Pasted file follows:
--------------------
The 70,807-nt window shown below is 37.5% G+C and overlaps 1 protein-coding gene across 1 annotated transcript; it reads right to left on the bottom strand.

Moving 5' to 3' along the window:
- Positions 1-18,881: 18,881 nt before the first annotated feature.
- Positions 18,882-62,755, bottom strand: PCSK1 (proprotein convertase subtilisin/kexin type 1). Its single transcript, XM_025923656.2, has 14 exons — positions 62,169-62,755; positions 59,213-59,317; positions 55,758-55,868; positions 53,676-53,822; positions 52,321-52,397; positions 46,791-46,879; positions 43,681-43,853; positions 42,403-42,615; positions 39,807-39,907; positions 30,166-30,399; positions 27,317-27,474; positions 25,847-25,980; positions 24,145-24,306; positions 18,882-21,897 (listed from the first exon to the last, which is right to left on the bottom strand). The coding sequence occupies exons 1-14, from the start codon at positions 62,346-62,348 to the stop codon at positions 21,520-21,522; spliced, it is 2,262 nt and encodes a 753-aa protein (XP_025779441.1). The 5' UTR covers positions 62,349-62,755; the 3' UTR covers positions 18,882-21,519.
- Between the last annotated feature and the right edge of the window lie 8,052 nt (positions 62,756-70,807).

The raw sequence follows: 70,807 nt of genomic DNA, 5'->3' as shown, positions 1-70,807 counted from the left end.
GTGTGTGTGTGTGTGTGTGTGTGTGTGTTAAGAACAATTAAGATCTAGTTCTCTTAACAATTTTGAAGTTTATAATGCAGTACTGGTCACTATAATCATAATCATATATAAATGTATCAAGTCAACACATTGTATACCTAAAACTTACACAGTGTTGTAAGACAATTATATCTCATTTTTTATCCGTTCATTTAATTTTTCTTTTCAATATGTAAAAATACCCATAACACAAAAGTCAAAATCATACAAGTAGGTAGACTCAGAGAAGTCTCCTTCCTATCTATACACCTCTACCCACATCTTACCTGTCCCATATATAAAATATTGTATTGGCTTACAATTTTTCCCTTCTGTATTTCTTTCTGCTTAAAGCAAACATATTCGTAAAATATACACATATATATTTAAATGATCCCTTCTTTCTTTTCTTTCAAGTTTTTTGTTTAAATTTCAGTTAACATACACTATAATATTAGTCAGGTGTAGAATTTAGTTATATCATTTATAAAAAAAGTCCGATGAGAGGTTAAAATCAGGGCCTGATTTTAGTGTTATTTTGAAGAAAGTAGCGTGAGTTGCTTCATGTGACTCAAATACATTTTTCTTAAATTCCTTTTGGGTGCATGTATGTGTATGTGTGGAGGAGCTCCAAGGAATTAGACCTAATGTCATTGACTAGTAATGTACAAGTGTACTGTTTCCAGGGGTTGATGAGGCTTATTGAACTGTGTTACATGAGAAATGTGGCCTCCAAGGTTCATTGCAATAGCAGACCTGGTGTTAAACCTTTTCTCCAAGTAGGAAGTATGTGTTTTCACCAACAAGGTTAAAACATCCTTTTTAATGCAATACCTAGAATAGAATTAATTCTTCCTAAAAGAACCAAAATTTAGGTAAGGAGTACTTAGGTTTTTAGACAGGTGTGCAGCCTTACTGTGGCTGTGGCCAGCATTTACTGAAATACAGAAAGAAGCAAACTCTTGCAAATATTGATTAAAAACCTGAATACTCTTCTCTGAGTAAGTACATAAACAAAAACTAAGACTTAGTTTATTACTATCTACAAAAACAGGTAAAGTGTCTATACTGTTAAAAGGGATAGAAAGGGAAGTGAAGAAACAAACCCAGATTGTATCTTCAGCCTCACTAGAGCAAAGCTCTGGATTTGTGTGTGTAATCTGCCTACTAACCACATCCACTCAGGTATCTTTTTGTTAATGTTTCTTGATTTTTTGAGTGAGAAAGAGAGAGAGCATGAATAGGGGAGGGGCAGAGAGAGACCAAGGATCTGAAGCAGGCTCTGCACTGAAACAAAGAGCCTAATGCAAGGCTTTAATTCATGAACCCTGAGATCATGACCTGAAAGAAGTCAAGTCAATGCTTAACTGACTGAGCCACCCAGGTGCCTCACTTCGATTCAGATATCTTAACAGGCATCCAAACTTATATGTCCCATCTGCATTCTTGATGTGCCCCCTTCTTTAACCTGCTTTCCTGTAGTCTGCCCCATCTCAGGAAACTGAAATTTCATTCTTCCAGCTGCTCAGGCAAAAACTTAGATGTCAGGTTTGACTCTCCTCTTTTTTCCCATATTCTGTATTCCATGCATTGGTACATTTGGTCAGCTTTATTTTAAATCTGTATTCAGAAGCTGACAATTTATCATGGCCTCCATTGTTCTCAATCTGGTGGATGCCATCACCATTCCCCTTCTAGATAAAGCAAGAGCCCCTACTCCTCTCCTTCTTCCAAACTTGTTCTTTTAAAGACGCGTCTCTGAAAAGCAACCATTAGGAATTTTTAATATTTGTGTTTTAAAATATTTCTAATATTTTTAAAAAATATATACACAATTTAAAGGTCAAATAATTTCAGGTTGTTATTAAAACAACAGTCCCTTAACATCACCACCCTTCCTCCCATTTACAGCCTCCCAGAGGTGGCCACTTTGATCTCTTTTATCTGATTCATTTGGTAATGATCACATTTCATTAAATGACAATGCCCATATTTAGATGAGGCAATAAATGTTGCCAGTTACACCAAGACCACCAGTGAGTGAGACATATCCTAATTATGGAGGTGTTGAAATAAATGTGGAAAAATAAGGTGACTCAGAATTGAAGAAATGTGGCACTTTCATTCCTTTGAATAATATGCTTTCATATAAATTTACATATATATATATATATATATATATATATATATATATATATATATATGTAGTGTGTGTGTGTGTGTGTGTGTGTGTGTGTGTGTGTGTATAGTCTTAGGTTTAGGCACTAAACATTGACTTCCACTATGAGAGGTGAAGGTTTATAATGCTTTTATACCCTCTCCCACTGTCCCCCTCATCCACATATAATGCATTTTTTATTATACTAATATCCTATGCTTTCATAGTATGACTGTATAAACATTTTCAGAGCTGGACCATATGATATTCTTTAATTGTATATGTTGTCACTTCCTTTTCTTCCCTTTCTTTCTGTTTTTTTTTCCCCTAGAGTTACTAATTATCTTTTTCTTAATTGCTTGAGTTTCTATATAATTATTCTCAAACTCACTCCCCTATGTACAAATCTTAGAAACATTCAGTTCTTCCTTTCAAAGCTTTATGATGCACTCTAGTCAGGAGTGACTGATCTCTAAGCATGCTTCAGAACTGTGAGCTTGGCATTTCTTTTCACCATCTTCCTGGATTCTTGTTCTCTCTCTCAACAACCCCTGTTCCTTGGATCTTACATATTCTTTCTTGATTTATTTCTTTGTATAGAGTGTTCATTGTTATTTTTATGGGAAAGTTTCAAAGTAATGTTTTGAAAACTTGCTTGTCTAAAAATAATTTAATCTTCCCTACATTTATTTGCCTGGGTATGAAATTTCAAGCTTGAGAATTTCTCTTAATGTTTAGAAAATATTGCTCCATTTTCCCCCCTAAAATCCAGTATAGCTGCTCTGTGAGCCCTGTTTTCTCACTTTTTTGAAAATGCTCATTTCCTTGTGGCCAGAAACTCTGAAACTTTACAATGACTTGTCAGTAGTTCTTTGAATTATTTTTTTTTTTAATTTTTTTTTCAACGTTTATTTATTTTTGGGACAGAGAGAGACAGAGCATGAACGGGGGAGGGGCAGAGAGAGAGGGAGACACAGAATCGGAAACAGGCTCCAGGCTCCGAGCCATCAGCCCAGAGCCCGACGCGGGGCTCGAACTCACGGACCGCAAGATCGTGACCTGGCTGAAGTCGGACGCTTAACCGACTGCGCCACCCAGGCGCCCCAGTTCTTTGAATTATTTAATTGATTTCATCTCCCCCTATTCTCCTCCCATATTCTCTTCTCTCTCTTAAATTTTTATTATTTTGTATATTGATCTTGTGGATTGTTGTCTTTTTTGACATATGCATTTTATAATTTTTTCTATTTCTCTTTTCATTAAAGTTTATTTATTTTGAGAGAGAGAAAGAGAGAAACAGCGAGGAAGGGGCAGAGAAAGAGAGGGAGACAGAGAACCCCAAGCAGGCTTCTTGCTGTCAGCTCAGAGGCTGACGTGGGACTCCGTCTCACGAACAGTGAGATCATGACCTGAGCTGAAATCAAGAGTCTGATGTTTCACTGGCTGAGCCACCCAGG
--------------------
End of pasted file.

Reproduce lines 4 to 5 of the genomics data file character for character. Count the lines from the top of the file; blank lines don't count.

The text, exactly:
- Positions 18,882-62,755, bottom strand: PCSK1 (proprotein convertase subtilisin/kexin type 1). Its single transcript, XM_025923656.2, has 14 exons — positions 62,169-62,755; positions 59,213-59,317; positions 55,758-55,868; positions 53,676-53,822; positions 52,321-52,397; positions 46,791-46,879; positions 43,681-43,853; positions 42,403-42,615; positions 39,807-39,907; positions 30,166-30,399; positions 27,317-27,474; positions 25,847-25,980; positions 24,145-24,306; positions 18,882-21,897 (listed from the first exon to the last, which is right to left on the bottom strand). The coding sequence occupies exons 1-14, from the start codon at positions 62,346-62,348 to the stop codon at positions 21,520-21,522; spliced, it is 2,262 nt and encodes a 753-aa protein (XP_025779441.1). The 5' UTR covers positions 62,349-62,755; the 3' UTR covers positions 18,882-21,519.
- Between the last annotated feature and the right edge of the window lie 8,052 nt (positions 62,756-70,807).